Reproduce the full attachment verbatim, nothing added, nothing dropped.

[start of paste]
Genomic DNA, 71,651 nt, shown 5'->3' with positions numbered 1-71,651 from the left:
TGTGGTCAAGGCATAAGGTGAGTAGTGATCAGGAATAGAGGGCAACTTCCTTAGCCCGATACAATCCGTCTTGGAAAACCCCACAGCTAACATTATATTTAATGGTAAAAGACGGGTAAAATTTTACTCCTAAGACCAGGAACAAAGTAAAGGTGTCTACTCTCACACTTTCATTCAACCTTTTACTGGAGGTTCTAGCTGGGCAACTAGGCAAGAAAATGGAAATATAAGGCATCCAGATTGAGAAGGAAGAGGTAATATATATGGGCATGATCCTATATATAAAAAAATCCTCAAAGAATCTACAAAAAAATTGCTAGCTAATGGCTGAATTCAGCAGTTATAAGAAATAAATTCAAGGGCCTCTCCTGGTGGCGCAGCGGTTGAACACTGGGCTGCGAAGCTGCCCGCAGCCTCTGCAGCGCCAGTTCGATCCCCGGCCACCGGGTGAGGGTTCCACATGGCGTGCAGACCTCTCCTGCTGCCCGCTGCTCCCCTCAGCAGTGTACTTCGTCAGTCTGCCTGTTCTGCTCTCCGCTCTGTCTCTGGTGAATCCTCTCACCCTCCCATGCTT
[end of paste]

Genomic DNA, 71,651 nt, shown 5'->3' with positions numbered 1-71,651 from the left:
TGTGGTCAAGGCATAAGGTGAGTAGTGATCAGGAATAGAGGGCAACTTCCTTAGCCCGATACAATCCGTCTTGGAAAACCCCACAGCTAACATTATATTTAATGGTAAAAGACGGGTAAAATTTTACTCCTAAGACCAGGAACAAAGTAAAGGTGTCTACTCTCACACTTTCATTCAACCTTTTACTGGAGGTTCTAGCTGGGCAACTAGGCAAGAAAATGGAAATATAAGGCATCCAGATTGAGAAGGAAGAGGTAATATATATGGGCATGATCCTATATATAAAAAAATCCTCAAAGAATCTACAAAAAAATTGCTAGCTAATGGCTGAATTCAGCAGTTATAAGAAATAAATTCAAGGGCCTCTCCTGGTGGCGCAGCGGTTGAACACTGGGCTGCGAAGCTGCCCGCAGCCTCTGCAGCGCCAGTTCGATCCCCGGCCACCGGGTGAGGGTTCCACATGGCGTGCAGACCTCTCCTGCTGCCCGCTGCTCCCCTCAGCAGTGTACTTCGTCAGTCTGCCTGTTCTGCTCTCCGCTCTGTCTCTGGTGAATCCTCTCACCCTCCCATGCTT